The evidence in the record, the court opined, failed to eliminate other more probable causes of the patient’s death than negligence, including her previous seizure history, the possibility that her telemetry monitor was disconnected as she attempted to get out of bed without assistance, and that her death was from a lack of oxygen.

The court affirmed the lower court’s granting of the Summary Judgment Motion and dismissed the case against the medical center.

How This Standard of Care Case Affects You

There is no question that you have a legal and ethical obligation to protect your patients’ privacy, which includes an individual’s right to get away from the “hustle and bustle” of a busy hospital environment. This is especially so when a patient requests the closure of a privacy curtain or a room door.

But, as this case makes clear, there remains a continuing obligation for nursing staff to assess the patient and provide care consistent with the standard of care in the situation.

The nursing staff’s documentation regarding the care of the patient on the day of her death, both before and after the privacy curtain was closed, was an essential, factual basis for the court’s decision. Be sure to accurately document all aspects of the care you provide to patients, including flowsheets, nursing notes, and communications.

Finally, ensure that you are up to date with all aspects of the monitors you work with and that your skillset regarding them is current.


Take these related courses:

HIPAA and Confidentiality: Practice May Change, But Principles Endure
(1 contact hr)
The federal Health Insurance Portability and Accountability Act (HIPAA) was implemented in 1996 and has been revised since then. HIPAA can refer to guidelines that protect your ability to maintain your health insurance as you move from job to job or place to place (“portability”). HIPAA can also refer to efforts to simplify the administration of health insurance. These efforts include the creation of national standards for diagnostic terms, insurance forms, and provider identification. Perhaps the most common use of the term for healthcare professionals, however, involves protecting the confidentiality and privacy of healthcare information. In this course, you will learn about parts of HIPAA, especially as they concern nursing and other health professionals and the protection of healthcare information. Because you play a key role in the production of healthcare information, you play a key role in its protection.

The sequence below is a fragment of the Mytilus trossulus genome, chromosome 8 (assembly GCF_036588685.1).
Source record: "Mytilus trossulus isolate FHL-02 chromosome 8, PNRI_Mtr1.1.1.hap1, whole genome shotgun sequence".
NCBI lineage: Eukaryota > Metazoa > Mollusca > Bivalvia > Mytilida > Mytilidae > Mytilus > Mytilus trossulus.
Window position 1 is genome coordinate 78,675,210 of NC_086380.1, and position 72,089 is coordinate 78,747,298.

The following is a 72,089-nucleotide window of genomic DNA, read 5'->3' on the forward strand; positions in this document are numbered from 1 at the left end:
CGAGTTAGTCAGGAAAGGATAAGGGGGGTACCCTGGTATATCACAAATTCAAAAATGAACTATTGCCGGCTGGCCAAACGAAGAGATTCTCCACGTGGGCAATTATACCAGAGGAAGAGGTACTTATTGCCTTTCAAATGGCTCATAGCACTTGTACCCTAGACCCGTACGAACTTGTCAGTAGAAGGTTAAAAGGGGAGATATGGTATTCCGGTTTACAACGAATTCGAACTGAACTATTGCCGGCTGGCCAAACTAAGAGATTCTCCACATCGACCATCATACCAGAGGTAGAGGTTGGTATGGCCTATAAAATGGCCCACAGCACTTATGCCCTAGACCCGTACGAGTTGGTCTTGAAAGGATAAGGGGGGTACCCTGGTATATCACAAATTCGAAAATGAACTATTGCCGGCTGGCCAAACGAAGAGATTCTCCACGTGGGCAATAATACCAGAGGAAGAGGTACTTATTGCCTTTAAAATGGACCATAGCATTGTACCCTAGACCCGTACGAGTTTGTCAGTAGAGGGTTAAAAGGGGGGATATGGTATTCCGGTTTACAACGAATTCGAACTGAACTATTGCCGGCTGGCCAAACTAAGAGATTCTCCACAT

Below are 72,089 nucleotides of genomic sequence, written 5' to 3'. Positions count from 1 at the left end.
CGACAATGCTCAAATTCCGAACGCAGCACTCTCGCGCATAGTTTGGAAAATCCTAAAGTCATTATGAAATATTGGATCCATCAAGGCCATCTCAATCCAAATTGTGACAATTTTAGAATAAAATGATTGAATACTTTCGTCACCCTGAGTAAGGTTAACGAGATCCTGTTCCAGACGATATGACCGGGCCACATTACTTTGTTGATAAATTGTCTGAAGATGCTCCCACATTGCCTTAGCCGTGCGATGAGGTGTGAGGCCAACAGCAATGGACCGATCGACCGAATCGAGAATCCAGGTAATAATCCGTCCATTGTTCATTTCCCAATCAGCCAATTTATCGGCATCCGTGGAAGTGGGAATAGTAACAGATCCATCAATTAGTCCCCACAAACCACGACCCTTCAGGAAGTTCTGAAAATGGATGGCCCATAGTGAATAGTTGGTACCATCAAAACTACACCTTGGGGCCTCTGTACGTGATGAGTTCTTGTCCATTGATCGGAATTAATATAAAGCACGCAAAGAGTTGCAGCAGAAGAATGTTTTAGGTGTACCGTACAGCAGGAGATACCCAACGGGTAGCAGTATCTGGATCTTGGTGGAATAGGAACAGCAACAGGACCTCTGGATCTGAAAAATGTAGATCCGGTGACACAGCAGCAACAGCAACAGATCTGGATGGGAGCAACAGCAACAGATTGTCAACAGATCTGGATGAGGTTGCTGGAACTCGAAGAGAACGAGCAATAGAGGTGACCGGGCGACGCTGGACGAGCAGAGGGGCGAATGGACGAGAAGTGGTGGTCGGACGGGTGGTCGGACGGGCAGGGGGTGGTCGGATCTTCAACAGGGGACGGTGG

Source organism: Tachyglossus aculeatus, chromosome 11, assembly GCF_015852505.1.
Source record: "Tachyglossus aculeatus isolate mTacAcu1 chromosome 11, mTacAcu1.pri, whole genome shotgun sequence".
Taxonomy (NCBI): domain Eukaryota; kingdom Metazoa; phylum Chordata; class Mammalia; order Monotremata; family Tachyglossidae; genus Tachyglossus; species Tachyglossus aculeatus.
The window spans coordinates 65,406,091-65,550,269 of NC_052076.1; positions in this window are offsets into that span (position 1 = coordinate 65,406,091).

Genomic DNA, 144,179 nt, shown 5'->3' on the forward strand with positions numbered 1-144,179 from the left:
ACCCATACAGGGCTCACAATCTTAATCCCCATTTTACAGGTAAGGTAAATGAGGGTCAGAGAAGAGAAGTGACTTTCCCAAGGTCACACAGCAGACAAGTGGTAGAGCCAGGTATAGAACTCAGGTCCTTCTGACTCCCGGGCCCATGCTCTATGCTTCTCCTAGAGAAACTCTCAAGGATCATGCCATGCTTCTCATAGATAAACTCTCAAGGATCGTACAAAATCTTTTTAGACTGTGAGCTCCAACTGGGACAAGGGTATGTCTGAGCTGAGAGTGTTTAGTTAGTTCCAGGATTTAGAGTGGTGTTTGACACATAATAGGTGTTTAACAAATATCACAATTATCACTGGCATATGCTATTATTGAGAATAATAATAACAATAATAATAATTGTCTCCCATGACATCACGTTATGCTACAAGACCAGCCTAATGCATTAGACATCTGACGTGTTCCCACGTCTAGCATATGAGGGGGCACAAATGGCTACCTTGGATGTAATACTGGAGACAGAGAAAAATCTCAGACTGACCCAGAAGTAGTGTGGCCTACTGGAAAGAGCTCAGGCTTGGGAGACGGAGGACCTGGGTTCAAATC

Ethics for Nurses
(1 contact hr)
Healthcare professionals are held to high standards of moral character and an expectation to be patient advocates. This innate drive to do “what is right,” arguably a prerequisite for pursuing a career in patient care, is rooted in history, law, clinical education, and current daily practice. What do we do when this line is blurred, and no clear answer appears to all involved parties? This course seeks to give the nurse understanding of past, present, and future practices of ethical decision-making in the acute care setting as well as how to manage instances when our own values and judgement do not align with that of the patient, family, or care team.

Protect Yourself: Know Your Nurse Practice Act
(1 contact hr)
Nurses have an obligation to keep abreast of current issues related to the regulation of the practice of nursing not only in their respective states but also across the nation, especially when their nursing practice crosses state borders. Because the practice of nursing is a right granted by a state to protect those who need nursing care, nurses have a duty to patients to practice in a safe, competent, and responsible manner. This course outlines information about nurse practice acts and how they affect nursing practice.

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About the Author:

Nancy J. Brent, MS, JD, RN
Our legal information columnist Nancy J. Brent, MS, JD, RN, received her Juris Doctor from Loyola University Chicago School of Law and concentrates her solo law practice in health law and legal representation, consultation and education for healthcare professionals, school of nursing faculty and healthcare delivery facilities. Brent has conducted many seminars on legal issues in nursing and healthcare delivery across the country and has published extensively in the area of law and nursing practice. She brings more than 30 years of experience to her role of legal information columnist. Her posts are designed for educational purposes only and are not to be taken as specific legal or other advice. Individuals who need advice on a specific incident or work situation should contact a nurse attorney or attorney in their state. Visit The American Association of Nurse Attorneys website to search its attorney referral database by state.